Manila, Aug 20 (efe-epa).- There have been some 3 million undetected cases of Covid-19 between April and June, according to a study published this week by the Ateneo de Manila University, one of the most prestigious ones in the Philippines.
“Many Filipinos are plausibly unaware that have COVID-19, and are likely exposing their household, immediate community, and workplace to risk of infection,” said the study by the Ateneo Center for Economic Research and Development.
“The same set of Filipinos is not receiving the proper treatment because of the absence of diagnosis,” the study added.
This estimate by the university would account for 2.6 percent of the country’s population, which is significantly higher than that of other countries in the region, such as Indonesia, Malaysia, Singapore and Thailand.
The methodology used in the study to arrive at this estimate focused on recalculating the likely number of cases based on the fatality rate of Covid-19.
Health Undersecretary Maria Rosario Vergeire said at a press conference that they would have to review the data presented by the study, but underlined that at the moment hospitals in the country were accepting all Covid-19 patients, so all those who have fallen sick have been receiving treatment.
The Philippines on Thursday confirmed 4,339 fresh cases of the novel coronavirus, taking the total to 178,022 cases, including 2,883 deaths, while the number continues to progressively rise since March.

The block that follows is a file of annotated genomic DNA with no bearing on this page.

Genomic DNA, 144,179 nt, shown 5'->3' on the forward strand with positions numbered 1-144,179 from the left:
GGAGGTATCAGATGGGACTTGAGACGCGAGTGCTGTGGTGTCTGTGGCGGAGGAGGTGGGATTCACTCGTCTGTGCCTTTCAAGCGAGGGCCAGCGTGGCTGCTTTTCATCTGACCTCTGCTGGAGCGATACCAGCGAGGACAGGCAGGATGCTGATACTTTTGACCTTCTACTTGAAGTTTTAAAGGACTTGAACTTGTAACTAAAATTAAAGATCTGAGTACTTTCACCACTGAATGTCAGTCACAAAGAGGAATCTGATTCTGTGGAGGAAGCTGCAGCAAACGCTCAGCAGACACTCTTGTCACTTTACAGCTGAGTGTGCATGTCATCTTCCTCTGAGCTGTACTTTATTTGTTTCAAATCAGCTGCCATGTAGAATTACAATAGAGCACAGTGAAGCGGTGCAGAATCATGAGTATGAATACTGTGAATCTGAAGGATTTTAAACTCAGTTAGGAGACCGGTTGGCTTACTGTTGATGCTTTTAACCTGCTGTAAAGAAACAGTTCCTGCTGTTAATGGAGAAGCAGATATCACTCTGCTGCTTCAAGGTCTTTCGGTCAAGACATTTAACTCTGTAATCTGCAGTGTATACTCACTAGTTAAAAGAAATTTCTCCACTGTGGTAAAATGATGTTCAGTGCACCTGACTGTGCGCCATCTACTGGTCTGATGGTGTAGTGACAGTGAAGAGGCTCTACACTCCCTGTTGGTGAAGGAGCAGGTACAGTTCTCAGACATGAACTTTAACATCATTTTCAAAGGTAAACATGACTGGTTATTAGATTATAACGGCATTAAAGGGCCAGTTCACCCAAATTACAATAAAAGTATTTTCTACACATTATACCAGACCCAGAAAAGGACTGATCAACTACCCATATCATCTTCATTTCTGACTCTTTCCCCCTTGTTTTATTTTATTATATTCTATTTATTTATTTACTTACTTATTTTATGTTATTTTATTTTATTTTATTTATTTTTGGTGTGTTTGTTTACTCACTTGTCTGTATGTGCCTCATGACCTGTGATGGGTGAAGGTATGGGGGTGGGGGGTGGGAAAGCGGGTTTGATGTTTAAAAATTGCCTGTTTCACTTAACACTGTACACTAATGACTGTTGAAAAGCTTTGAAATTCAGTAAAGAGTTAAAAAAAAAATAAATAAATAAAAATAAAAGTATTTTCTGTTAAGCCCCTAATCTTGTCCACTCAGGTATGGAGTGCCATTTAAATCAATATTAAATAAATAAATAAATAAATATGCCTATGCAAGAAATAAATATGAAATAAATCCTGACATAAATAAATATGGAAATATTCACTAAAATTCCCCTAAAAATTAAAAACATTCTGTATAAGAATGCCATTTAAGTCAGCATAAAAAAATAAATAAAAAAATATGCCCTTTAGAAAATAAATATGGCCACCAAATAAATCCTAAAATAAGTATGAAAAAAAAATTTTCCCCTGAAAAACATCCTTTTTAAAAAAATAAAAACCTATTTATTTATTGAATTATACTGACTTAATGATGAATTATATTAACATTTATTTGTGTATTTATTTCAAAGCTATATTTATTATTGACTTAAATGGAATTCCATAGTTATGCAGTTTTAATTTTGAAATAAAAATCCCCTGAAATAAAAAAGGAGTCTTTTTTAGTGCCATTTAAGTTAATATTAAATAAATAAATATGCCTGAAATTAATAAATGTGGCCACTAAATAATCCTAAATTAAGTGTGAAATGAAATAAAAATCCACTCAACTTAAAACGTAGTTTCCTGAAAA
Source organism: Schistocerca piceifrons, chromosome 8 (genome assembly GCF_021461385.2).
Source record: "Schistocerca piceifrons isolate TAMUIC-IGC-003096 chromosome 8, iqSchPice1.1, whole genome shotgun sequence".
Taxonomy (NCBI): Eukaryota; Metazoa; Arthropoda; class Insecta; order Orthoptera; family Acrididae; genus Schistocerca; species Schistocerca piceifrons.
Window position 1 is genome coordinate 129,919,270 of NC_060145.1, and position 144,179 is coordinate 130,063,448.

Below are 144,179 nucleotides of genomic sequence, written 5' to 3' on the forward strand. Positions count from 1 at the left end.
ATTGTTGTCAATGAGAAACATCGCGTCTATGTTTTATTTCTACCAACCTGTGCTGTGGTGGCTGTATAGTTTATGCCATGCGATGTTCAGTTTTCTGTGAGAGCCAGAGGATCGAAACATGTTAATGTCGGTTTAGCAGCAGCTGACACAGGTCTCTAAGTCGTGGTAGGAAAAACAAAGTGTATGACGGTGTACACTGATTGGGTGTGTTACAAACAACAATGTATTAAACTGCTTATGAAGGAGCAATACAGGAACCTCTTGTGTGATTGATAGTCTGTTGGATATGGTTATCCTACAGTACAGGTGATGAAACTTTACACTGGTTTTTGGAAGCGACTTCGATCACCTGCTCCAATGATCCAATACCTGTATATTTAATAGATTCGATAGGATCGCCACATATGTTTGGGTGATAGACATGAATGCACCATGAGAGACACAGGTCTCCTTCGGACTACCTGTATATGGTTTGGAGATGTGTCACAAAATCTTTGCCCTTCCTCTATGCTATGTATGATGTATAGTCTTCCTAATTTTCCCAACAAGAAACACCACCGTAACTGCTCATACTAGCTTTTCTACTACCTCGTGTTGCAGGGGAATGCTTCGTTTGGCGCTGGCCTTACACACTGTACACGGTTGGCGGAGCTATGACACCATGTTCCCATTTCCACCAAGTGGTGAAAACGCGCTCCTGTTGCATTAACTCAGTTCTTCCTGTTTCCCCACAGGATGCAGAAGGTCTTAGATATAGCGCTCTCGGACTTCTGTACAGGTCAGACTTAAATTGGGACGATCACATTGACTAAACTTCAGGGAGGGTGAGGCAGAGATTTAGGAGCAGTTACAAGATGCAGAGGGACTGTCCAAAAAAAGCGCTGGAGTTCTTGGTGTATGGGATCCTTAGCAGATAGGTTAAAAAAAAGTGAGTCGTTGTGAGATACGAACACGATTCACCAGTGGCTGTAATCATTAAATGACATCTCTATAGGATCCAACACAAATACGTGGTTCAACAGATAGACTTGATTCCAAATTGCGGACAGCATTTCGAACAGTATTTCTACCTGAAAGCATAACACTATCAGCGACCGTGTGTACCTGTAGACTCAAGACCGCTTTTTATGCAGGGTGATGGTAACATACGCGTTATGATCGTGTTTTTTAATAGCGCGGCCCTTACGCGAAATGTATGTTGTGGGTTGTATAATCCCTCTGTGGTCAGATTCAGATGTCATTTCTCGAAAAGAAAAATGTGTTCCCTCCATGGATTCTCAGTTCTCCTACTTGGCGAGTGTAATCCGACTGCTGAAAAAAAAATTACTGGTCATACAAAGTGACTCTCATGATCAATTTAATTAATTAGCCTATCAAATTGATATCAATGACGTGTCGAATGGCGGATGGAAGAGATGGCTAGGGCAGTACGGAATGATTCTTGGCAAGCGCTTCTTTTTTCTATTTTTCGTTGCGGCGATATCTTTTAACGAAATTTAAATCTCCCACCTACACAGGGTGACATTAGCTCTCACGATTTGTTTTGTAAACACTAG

Since the start of the epidemic, around two million people have been tested for Covid-19 in the Philippines, accounting for 1.85 percent of its 108 million population.
Earlier this week, the World Health Organization’s representative in Asia-Pacific, Takeshi Kasai, said at a press conference that more than half of the cases in the Philippines were concentrated among people aged 20 to 40 years, and were mostly asymptomatic or with mild symptoms. Thus, they were unknowingly helping spread the virus.
Kasai stressed that the pandemic was entering a new phase in the Asia-Pacific region, and that early detection and rapid response was extremely crucial at the local and national levels, especially in the Philippines, which has been the hotspot of the dreaded virus in the region. EFE-EPA